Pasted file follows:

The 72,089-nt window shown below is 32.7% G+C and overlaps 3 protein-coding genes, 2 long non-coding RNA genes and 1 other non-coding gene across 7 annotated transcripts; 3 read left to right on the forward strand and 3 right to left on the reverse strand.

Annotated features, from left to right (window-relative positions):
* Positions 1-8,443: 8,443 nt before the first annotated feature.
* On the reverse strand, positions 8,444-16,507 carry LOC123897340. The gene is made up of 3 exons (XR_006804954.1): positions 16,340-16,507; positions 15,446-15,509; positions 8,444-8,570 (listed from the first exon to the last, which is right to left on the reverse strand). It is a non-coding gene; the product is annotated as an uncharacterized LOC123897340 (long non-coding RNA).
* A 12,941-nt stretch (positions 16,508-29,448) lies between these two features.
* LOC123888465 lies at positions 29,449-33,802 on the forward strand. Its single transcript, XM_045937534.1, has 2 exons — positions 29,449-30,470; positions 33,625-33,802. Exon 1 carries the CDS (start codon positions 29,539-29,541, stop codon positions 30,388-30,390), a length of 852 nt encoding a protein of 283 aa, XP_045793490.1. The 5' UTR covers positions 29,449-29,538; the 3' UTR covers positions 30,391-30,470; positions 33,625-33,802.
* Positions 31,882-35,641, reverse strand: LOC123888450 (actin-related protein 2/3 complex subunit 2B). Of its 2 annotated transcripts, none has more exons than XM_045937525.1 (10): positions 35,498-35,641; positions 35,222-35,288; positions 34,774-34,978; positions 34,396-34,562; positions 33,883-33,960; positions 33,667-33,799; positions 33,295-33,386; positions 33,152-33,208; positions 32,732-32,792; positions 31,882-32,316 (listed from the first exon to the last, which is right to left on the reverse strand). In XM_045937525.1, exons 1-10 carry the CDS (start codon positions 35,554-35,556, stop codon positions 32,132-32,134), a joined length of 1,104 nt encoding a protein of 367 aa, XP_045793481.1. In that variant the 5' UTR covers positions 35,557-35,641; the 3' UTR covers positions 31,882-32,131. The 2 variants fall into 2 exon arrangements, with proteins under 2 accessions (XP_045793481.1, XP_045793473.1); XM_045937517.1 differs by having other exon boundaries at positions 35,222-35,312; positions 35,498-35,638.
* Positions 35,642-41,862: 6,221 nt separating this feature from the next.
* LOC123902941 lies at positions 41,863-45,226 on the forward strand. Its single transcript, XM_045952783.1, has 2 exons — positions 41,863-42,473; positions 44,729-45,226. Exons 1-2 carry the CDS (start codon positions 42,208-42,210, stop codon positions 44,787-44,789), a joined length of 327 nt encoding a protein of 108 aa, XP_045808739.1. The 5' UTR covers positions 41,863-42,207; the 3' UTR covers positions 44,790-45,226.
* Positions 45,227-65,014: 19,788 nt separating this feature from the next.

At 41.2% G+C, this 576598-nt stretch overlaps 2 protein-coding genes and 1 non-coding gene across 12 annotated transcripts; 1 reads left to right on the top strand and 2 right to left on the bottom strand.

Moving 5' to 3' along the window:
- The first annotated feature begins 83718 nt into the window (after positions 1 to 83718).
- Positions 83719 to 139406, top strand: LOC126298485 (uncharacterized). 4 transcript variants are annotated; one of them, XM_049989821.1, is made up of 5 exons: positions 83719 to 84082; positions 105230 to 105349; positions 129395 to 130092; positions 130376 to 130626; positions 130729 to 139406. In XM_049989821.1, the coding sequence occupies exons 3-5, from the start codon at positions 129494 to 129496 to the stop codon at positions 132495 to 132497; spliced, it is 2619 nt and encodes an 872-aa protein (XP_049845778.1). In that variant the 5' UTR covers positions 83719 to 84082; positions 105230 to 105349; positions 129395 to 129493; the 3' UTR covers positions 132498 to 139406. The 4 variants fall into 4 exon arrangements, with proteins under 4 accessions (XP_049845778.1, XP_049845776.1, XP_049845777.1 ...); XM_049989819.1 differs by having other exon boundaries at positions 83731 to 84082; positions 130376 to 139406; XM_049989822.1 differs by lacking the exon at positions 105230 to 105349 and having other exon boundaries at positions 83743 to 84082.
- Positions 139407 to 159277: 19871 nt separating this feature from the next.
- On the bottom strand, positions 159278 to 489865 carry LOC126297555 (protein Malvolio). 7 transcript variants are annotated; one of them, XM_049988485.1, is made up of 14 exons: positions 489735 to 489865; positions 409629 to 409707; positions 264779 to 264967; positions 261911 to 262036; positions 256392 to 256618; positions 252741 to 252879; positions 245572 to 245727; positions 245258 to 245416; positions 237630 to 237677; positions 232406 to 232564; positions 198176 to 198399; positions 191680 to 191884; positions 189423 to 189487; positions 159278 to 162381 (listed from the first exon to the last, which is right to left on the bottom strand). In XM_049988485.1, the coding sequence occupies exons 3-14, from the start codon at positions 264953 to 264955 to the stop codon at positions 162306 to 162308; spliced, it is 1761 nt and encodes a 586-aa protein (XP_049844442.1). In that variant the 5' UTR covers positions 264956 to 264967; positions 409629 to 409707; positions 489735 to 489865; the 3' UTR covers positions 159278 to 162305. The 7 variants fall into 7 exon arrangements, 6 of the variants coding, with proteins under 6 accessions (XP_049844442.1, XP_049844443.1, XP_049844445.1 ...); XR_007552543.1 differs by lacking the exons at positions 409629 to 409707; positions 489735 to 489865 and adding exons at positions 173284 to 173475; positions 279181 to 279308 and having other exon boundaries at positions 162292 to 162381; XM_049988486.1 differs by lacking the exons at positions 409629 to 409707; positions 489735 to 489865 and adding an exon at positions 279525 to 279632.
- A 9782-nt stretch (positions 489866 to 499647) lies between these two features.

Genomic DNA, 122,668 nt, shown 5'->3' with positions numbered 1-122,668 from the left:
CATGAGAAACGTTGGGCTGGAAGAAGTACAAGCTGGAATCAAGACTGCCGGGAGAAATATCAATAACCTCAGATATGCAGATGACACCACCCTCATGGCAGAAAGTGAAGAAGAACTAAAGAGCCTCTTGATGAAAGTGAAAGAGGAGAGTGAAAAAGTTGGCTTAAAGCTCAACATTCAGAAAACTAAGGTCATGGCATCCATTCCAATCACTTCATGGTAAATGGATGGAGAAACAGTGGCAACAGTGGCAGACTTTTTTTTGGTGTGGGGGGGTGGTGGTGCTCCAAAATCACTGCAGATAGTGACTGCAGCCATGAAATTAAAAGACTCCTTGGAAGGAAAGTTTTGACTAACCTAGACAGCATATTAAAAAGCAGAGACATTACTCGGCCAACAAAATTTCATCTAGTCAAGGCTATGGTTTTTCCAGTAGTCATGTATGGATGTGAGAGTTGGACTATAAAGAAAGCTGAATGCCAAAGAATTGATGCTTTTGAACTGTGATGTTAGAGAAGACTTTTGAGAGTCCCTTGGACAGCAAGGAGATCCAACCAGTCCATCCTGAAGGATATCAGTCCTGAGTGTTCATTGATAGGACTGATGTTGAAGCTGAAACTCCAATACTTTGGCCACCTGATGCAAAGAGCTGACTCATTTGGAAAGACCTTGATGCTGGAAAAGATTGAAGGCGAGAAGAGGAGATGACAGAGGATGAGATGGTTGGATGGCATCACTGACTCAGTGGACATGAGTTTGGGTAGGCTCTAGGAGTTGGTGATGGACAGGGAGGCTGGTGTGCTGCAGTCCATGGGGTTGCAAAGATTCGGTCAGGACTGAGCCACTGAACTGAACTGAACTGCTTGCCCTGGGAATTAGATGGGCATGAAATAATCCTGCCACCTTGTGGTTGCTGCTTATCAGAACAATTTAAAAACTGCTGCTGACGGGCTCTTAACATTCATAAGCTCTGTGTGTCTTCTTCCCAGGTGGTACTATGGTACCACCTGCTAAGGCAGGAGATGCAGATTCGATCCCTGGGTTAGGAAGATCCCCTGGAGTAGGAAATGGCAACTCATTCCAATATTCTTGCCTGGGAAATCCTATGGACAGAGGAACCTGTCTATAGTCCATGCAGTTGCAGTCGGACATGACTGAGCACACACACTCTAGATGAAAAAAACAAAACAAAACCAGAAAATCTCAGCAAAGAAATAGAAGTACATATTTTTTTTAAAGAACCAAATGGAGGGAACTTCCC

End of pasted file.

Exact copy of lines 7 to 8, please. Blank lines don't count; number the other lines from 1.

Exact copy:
* Positions 31,882-35,641, reverse strand: LOC123888450 (actin-related protein 2/3 complex subunit 2B). Of its 2 annotated transcripts, none has more exons than XM_045937525.1 (10): positions 35,498-35,641; positions 35,222-35,288; positions 34,774-34,978; positions 34,396-34,562; positions 33,883-33,960; positions 33,667-33,799; positions 33,295-33,386; positions 33,152-33,208; positions 32,732-32,792; positions 31,882-32,316 (listed from the first exon to the last, which is right to left on the reverse strand). In XM_045937525.1, exons 1-10 carry the CDS (start codon positions 35,554-35,556, stop codon positions 32,132-32,134), a joined length of 1,104 nt encoding a protein of 367 aa, XP_045793481.1. In that variant the 5' UTR covers positions 35,557-35,641; the 3' UTR covers positions 31,882-32,131. The 2 variants fall into 2 exon arrangements, with proteins under 2 accessions (XP_045793481.1, XP_045793473.1); XM_045937517.1 differs by having other exon boundaries at positions 35,222-35,312; positions 35,498-35,638.
* Positions 35,642-41,862: 6,221 nt separating this feature from the next.